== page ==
I also incorporate as much movement as I can into my daily routine. I walk to and from work. I go the long way to my daughter's school bus stop. I take extra trips bringing in groceries. When I go to the doctor's office, I get off one or two stops ahead of where I need to and walk the rest of the way. When studying for a major test, I set an egg timer to go off every 45 minutes and do jumping jacks, high-knees, or something similar to get my blood moving. I don't lean on the cart in the grocery store. Little things, which do actually add up. You may not be able to record things like "not leaning on the cart", but you will get the benefit of better posture and balance, which will help your weight loss, and make you look slimmer in the meantime.

It is important, however, to note that you do need to sacrifice some things. I don't get to play as many video games as I'd like (I am a HUGE nerd). I have to swallow my pride and ask my lady to pick up more slack around the house, even though she's already with the kids while I'm doing my work/school stuff. I have to turn down invites with friends because I can't postpone my study time, or I'll miss a workout that I *need* to do.

SparkPeople isn't about a diet. It's about changing your life, being healthier, and making that commitment to stay healthy. And that's hard. It's so hard, every day. I work in retail, and let me tell you, I want to start smoking again; I want the donuts that our boss brings in on weekends; I want to just come home, plop on the couch, and not move. It's hard. But instead, when I get home, I change into workout clothes, log stuff for the day, then hit the books and/or a workout dvd. Only *after* I've done those things do I sit and relax in front of Star Trek or some horrid zombie movie with my lady.

SUSANK16 Posts: 2,635
12/8/12 7:15 P

I had a boss who responded to "I don't have time" with "When will that project be your priority?" You always have the same amount of time - you just prioritize what you do.

N16351D Posts: 2,349
12/8/12 5:54 P

We all have 24 hours a day. And it seems I still don't have enough time!
The prior post is inspirational to me!

SINAED SparkPoints: (15,107)
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12/8/12 5:28 P

i must admit the term...not enough time....amuses me cos there is always a way you just have to find it. I work up to 50 hours a week...studying for a phd as well as raising 7 kids who have their own agendas i have to keep up with. My strategies to keep up with everything are prioritise, routine, multi-tasking, organisation and the most important is delegation.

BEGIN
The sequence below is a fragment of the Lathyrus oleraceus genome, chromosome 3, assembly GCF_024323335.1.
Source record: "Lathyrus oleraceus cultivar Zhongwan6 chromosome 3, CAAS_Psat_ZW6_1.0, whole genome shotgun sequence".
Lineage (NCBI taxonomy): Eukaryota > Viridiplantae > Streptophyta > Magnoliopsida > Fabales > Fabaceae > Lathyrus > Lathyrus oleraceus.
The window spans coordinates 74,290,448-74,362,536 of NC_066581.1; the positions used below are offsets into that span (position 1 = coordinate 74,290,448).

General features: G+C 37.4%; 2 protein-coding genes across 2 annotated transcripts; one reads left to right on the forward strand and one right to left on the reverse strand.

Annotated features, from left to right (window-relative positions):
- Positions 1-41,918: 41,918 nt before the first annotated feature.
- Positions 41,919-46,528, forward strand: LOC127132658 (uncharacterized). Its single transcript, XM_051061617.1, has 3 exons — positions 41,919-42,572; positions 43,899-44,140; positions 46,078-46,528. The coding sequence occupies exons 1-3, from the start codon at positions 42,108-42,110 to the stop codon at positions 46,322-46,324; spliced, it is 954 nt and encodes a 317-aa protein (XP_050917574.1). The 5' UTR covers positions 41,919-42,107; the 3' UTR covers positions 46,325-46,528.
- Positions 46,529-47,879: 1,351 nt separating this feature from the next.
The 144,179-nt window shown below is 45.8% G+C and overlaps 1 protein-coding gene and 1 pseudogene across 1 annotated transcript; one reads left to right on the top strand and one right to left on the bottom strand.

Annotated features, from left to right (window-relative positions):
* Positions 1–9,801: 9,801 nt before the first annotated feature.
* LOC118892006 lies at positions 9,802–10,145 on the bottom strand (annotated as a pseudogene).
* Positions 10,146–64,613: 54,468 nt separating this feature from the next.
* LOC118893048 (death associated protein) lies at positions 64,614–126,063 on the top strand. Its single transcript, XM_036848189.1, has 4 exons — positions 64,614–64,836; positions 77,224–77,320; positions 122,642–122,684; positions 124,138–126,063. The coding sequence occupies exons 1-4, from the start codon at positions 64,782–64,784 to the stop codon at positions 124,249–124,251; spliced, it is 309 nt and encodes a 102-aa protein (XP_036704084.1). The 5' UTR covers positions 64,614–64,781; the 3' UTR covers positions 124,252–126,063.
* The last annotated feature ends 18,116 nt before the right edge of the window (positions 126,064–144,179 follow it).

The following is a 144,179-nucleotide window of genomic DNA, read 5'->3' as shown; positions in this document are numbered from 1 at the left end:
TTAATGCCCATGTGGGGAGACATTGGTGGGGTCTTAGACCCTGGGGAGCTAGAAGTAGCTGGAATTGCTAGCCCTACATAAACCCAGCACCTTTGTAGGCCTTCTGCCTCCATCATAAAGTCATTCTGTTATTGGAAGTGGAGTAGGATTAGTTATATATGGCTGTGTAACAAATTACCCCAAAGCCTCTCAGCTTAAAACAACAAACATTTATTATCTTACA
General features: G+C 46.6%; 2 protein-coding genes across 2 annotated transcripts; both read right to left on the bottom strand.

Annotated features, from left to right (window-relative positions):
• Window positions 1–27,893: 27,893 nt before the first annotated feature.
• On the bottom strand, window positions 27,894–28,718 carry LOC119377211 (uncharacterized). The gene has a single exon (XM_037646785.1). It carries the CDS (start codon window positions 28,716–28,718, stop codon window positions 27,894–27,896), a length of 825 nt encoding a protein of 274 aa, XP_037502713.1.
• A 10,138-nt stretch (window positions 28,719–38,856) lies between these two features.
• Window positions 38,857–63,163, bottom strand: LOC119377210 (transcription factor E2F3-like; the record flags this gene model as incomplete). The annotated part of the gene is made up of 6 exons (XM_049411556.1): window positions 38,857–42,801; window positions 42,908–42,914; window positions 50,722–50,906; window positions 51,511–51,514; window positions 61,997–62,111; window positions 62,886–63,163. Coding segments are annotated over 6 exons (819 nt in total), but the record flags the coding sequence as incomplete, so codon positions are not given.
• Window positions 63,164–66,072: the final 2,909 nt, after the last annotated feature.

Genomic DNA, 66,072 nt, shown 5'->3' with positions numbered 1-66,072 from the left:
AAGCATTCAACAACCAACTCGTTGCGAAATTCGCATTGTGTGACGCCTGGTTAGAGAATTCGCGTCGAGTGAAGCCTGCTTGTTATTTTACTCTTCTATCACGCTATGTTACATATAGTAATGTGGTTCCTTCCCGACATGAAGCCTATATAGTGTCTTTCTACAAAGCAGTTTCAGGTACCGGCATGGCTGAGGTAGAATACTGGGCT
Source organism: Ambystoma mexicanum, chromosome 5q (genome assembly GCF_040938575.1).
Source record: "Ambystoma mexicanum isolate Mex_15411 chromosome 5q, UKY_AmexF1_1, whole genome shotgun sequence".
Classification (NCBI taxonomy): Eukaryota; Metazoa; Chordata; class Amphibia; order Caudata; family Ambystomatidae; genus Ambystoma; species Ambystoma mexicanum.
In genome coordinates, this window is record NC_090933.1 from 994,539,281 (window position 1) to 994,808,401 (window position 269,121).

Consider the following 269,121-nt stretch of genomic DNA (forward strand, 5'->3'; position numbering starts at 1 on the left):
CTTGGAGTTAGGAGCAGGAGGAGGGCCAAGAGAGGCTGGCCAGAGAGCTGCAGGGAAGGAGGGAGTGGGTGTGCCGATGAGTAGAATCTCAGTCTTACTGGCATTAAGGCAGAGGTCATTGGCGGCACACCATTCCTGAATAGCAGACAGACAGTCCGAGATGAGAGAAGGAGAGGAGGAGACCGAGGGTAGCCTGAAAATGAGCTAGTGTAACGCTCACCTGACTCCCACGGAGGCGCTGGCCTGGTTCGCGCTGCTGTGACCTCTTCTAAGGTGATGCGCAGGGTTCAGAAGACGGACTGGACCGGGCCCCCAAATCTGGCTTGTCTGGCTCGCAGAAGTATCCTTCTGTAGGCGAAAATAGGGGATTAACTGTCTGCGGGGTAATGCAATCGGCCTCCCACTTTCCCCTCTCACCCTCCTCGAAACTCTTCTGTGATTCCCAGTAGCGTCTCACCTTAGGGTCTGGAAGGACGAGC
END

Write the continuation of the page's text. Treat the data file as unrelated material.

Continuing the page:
some ideas to multi-task
1) study notes in plastic sleeves in the kitchen to read while u cooking
2) recording lectures or study notes then listening to them while u work out
3) lunch break is a great time to do a main grocery shop or paying shops remain open longer hours u can pick up fridge or freezer items on your way home from work

i'm very involved with my kids they do come to work after they finish school....they are very sport minded and now we all train together

12/8/12 3:41 P

I have the same problems! I'm a full time student, work 20-36 hrs a week, and planning a wedding. I've found out the best thing to do is fit high intensity workouts in a short about of time.

For example, I spent about 30 minutes on the following exercises:

I've also noticed that eating makes a huge difference! You can lose the weight without any exercise. Exercise will keep you healthy and tone you up. I eat 20% below my TDEE, about 1750 calories, and will give some wiggle room to go over if I exercise. I eat high quality foods that fill me up, hummus is my favorite right now. I'm a picky eater, so the transition to healthy eating is always a work in progress - I've committed myself to try one new fruit or vegetable item biweekly.

I used to think eating 1200 calories a day and spending 1-2 hours at the gym was the way to lose weight, but I've found success even in the short time I have been on this regimen.

YOGAWITCH SparkPoints: (0)
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Posts: 485
12/8/12 2:48 P

I had to prioritize to make time. But I am lucky I had things I could rearrange

SMASH637 Posts: 392
12/8/12 12:17 P

Hi Cat-

I hear ya, believe me! I'm finishing up my graduate degree and some days it seems like I'm going at 100 mph all the time. On those days, I give myself a break with workouts - maybe 20 minutes on the elliptical instead of an hour-long run. A little less is still better than nothing, right?

Also, you mentioned that you have pets. Don't forget that walking and/or playing with a dog is a great way to sneak in exercise when you might not otherwise have time. In fact, if you enjoy volunteer work, a lot of animal shelters are desperate for volunteers to come by and walk the shelter dogs. That might be a good way to "kill 2 birds with one stone," so to speak. :)

Hope this helps!


CAT20091 Posts: 22
12/8/12 11:45 A

So I'm a super busy college student. I go to school full time, work part time, and volunteer part time (the volunteering thing keeps me sane, believe me) and I live alone so I have a house and a couple pets to take care of. It just seems like I don't have enough time to exercise! Earlier in the semester, I was doing really well about waking up early and getting my workout out of the way before my day really started. But lately, with the more tired I get from late nights writing papers or closing work, it's harder to get out of bed. When I sleep in an extra hour, my whole day is thrown off and I have to cut my workout short so I have time to do everything else that needs to be done.

So how do you manage time around a healthy workout schedule? How do you stay motivated even when you're tired? I get really frustrated when I have to shorten or completely cut out my workout because I couldn't drag myself out of bed early enough.